12 - 14 July 2024 GLASGOW GREEN @TRNSMTFEST

Wasia Project

Wasia Project
King Tut's Stage Sunday, 14 July
listen now spotify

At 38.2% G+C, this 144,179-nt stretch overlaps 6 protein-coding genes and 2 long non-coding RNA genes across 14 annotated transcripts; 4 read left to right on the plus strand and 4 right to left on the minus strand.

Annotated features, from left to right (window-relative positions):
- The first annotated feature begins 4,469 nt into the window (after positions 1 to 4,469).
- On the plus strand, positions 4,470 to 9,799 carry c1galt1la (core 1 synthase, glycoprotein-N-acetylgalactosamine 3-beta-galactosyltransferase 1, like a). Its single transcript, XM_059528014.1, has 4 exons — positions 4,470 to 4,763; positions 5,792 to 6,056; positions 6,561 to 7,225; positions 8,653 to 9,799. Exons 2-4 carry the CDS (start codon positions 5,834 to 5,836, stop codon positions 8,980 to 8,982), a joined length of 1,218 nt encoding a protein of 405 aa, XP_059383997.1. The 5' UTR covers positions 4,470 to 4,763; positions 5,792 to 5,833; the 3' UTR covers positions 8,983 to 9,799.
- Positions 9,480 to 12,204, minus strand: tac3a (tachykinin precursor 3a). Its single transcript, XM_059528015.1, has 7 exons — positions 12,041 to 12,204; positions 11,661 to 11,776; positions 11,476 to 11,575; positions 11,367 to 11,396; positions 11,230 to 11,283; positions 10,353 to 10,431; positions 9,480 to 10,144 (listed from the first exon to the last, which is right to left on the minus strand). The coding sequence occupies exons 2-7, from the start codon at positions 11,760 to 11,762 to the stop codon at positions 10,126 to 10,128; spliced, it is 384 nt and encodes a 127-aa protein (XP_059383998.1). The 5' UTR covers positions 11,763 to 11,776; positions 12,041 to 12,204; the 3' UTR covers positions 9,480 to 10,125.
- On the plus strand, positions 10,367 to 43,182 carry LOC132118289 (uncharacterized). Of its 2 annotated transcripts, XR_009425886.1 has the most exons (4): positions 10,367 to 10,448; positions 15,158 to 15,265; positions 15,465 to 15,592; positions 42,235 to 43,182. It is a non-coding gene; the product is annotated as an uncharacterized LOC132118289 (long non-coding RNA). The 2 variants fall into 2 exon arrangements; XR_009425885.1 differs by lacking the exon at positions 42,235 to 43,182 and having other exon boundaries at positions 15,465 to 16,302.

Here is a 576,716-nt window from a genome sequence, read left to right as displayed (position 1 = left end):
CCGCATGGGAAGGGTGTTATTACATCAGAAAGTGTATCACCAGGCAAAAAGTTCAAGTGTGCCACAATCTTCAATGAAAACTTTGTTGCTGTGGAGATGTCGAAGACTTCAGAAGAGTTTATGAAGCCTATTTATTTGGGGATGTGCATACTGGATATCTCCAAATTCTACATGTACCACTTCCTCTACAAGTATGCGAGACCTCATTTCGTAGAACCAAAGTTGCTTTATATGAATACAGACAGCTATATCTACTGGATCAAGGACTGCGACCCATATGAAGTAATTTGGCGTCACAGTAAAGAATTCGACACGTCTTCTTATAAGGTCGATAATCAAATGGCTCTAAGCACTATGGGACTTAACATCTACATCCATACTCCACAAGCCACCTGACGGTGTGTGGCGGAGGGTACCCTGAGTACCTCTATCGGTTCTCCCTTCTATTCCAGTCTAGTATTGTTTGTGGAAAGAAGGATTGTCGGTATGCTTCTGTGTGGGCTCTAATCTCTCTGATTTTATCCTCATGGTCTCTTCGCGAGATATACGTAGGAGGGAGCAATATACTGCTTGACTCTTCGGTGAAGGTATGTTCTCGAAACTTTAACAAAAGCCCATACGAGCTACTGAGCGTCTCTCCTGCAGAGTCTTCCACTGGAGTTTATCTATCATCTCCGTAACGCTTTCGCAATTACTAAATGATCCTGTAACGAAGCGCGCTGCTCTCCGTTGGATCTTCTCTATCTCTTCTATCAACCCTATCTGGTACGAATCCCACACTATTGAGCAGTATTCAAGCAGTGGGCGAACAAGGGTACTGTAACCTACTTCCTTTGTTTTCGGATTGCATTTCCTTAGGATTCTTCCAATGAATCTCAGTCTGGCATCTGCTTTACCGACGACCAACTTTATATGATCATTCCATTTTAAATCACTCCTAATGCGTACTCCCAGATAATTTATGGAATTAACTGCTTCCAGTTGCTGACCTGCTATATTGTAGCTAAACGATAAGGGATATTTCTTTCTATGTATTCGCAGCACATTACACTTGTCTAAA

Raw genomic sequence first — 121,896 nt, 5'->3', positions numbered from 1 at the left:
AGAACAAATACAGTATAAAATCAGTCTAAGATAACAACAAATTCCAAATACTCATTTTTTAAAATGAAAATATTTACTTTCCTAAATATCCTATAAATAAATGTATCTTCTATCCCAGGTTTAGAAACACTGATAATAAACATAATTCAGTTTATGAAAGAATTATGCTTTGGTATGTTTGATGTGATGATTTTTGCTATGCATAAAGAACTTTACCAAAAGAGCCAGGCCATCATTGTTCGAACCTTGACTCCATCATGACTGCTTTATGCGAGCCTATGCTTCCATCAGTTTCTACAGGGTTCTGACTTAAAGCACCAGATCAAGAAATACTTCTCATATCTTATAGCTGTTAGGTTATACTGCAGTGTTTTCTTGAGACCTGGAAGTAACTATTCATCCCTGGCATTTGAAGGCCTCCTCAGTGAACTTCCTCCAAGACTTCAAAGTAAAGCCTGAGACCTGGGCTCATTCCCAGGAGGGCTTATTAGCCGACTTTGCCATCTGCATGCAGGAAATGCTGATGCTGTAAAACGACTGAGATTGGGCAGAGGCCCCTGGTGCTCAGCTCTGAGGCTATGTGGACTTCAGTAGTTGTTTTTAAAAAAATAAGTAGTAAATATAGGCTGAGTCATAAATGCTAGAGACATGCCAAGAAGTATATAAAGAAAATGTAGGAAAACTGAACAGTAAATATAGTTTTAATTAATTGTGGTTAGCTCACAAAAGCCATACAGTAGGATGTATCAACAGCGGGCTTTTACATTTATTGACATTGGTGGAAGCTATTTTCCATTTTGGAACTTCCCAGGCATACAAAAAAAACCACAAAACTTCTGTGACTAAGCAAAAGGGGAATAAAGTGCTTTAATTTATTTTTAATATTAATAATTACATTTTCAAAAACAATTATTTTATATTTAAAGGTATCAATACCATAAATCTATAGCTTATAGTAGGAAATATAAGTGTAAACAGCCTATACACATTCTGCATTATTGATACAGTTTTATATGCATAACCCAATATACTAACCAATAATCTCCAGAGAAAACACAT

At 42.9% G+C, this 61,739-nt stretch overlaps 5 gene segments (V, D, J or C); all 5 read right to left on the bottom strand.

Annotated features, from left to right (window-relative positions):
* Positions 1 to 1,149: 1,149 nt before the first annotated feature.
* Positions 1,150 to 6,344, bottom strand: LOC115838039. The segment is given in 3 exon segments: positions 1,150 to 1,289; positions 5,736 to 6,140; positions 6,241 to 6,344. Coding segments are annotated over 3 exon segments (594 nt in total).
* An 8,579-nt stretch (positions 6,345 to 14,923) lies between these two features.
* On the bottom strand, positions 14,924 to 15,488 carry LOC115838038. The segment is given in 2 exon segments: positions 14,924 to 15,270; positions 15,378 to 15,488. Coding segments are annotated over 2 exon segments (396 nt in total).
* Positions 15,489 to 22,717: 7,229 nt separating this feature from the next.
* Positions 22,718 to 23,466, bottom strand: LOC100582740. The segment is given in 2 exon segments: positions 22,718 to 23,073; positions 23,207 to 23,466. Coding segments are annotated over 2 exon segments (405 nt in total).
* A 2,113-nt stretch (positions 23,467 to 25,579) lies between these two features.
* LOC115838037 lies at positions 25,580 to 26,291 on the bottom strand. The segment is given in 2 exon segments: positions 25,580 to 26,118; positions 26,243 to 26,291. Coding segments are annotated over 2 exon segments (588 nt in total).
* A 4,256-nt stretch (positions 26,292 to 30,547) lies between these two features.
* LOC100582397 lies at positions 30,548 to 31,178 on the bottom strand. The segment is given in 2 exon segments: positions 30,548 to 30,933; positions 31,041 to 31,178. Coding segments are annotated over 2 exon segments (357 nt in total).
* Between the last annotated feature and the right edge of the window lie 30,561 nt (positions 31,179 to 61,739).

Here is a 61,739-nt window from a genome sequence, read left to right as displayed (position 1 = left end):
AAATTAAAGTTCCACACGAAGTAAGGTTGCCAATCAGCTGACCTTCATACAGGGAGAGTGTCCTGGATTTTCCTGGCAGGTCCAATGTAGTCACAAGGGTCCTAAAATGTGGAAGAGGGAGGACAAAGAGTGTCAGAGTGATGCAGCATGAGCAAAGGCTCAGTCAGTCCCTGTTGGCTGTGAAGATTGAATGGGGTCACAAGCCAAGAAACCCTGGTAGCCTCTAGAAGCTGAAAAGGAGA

The most enduring artists don’t just make songs: they invite you into an entire world. That’s the mission in a nutshell of Wasia Project, aka London-based siblings Will Gao (20) and Olivia Hardy (18), whose intoxicatingly honest alt-pop has generated an entire ecosystem of like-minded fans with deep connections to the band’s scalpel-sharp take on adolescent growing pains. “Our fanbase is very young as well, and they're growing with us,” says Olivia, “We’re so in touch with [our audience] because of social media, which helps us create a place of belonging where you’re not alone.” That ethos has made Wasia Project one of the UK’s most exciting new pop acts. The band has an online audience of over almost 200K, eight million Spotify streams, and, in 2022, the duo’s music was streamed in 179 nations around the world. You’d be forgiven for not knowing that many countries existed. But their massive reach is a corollary of their pan-global approach to pop. Will and Olivia’s music dynamically melds styles and influences that cut across genre lines — and even entire hemispheres of musical tradition. In their songs, hushed bedroom DIY combines with classical nous, and spiky disco melds with freewheeling jazz, in a merging that’s underpinned by the duo’s deep knowledge of both Western and East Asian Classical styles. Wasia Project kicked off 2023 with “Petals on the Moon,” a multifaceted slice of indie pop perfection with an air-punch of a chorus that’s so addictive it should come with a warning. As well as the monster hook, there’s a sly depth to Olivia’s vocals as she sings “I can’t help but feel I’ll always be so blue” that lends the song the emotional heft of a young Joni Mitchell or Rickie Lee Jones. The same emotional nuance coursed through the band’s 2022-released debut EP. Titled how can i pretend?, the four-song project’s songs could pull you from the brink of tears to unabashed euphoria in the space of seconds. “You can’t stay high all the time,” says Olivia. “Without the moments of feeling down, you can’t have the wonderful ones.”